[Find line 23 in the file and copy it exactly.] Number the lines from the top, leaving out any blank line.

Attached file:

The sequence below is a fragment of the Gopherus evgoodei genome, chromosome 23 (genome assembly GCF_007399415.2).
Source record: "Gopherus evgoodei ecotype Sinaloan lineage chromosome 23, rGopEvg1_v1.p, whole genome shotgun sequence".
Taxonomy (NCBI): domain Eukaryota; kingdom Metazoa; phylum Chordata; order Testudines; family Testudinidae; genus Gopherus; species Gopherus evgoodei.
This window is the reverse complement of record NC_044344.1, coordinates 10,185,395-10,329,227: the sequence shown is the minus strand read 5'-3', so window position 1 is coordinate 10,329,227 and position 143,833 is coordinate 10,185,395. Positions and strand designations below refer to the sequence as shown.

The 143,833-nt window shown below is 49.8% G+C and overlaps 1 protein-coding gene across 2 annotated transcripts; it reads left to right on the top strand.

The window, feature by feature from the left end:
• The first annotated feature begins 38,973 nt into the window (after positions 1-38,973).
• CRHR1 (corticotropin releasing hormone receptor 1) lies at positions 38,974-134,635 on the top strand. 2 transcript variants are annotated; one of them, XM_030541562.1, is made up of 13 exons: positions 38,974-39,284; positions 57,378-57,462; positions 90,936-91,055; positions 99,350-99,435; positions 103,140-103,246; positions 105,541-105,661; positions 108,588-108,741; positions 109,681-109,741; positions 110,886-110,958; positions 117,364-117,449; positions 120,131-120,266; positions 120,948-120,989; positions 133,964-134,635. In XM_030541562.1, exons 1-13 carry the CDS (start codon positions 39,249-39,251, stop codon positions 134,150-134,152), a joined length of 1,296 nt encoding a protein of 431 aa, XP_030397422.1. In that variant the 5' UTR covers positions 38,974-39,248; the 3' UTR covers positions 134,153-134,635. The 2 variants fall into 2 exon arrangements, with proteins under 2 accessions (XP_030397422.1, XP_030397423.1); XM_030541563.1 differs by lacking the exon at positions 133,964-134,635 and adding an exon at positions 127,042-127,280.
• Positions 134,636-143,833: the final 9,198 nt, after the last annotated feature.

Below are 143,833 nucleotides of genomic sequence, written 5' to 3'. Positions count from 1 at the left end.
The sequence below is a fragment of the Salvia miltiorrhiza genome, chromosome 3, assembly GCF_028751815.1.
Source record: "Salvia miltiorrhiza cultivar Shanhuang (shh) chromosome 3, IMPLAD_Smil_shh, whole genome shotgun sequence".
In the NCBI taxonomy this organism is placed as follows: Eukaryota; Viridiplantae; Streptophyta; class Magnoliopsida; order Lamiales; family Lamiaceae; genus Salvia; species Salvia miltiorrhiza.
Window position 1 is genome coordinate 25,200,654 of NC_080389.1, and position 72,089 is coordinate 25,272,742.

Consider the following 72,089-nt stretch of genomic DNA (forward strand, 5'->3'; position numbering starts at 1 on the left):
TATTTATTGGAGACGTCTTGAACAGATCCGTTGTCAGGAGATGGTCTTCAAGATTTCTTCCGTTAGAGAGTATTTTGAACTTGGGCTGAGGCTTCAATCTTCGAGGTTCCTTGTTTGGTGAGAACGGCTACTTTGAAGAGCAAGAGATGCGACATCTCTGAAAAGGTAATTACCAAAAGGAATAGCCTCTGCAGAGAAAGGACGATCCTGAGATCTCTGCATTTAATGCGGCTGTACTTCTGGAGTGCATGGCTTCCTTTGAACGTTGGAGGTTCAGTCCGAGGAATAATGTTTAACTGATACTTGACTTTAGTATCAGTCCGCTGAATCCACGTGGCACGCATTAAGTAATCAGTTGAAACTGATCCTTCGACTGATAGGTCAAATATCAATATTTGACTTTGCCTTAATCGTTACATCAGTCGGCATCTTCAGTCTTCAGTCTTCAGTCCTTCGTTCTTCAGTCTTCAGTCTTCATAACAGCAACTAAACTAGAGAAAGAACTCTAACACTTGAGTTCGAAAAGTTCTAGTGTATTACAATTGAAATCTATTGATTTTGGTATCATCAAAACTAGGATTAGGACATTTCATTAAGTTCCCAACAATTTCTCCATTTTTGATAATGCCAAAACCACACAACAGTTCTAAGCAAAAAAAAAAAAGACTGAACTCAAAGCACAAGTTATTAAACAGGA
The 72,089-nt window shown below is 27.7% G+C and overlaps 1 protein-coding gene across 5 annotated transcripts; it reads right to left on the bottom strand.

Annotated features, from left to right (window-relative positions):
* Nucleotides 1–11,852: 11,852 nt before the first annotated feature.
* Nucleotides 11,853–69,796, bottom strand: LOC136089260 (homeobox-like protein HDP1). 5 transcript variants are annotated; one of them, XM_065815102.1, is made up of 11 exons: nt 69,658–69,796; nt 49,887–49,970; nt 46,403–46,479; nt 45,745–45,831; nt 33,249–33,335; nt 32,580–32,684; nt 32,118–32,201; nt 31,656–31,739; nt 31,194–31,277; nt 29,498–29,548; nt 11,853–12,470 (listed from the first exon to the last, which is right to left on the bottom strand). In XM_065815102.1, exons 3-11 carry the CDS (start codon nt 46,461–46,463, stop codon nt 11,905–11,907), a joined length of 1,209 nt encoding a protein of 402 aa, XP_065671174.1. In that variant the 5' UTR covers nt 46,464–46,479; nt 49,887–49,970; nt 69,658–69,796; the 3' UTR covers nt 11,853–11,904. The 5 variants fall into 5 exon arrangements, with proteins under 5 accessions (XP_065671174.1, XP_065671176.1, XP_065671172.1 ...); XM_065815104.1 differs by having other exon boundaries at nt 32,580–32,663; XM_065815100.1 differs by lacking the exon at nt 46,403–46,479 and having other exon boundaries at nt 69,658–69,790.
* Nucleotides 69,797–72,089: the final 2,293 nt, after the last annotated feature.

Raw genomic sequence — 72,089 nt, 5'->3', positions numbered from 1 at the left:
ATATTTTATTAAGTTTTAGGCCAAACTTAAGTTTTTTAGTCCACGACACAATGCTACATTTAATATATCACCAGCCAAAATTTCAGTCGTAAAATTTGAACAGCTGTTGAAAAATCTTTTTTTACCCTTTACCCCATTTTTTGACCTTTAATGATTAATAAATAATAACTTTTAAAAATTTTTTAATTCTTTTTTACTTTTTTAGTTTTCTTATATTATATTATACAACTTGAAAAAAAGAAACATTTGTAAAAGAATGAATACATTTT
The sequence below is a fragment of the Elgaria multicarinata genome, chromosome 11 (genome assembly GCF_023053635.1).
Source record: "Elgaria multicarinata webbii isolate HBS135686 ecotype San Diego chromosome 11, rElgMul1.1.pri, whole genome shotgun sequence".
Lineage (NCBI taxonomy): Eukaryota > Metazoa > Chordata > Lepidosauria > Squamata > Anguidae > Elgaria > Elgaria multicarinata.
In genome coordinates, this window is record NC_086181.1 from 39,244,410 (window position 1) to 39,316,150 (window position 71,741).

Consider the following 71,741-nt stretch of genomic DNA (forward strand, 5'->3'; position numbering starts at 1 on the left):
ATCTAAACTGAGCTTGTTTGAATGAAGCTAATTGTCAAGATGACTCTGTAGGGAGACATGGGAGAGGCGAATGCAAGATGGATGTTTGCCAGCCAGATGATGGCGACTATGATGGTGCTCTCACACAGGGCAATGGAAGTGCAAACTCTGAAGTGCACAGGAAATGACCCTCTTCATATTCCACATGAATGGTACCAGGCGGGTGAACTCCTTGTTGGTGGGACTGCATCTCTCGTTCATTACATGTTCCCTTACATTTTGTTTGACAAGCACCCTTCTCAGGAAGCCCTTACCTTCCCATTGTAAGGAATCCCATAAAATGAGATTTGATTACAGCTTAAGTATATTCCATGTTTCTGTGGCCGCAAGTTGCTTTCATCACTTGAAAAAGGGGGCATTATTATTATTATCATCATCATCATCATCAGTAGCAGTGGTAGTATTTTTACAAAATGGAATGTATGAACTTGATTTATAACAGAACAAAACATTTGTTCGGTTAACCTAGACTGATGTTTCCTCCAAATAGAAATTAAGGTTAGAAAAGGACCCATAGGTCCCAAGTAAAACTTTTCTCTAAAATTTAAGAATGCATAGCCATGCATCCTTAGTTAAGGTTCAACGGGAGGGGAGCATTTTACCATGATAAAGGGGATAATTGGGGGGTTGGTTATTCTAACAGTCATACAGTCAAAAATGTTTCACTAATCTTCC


ATATTTTATTAAGTTTTAGGCCAAACTTAAGTTTTTTAGTCCACGACACAATGCTACATTTAATATATCACCAGCCAAAATTTCAGTCGTAAAATTTGAACAGCTGTTGAAAAATCTTTTTTTACCCTTTACCCCATTTTTTGACCTTTAATGATTAATAAATAATAACTTTTAAAAATTTTTTAATTCTTTTTTACTTTTTTAGTTTTCTTATATTATATTATACAACTTGAAAAAAAGAAACATTTGTAAAAGAATGAATACATTTT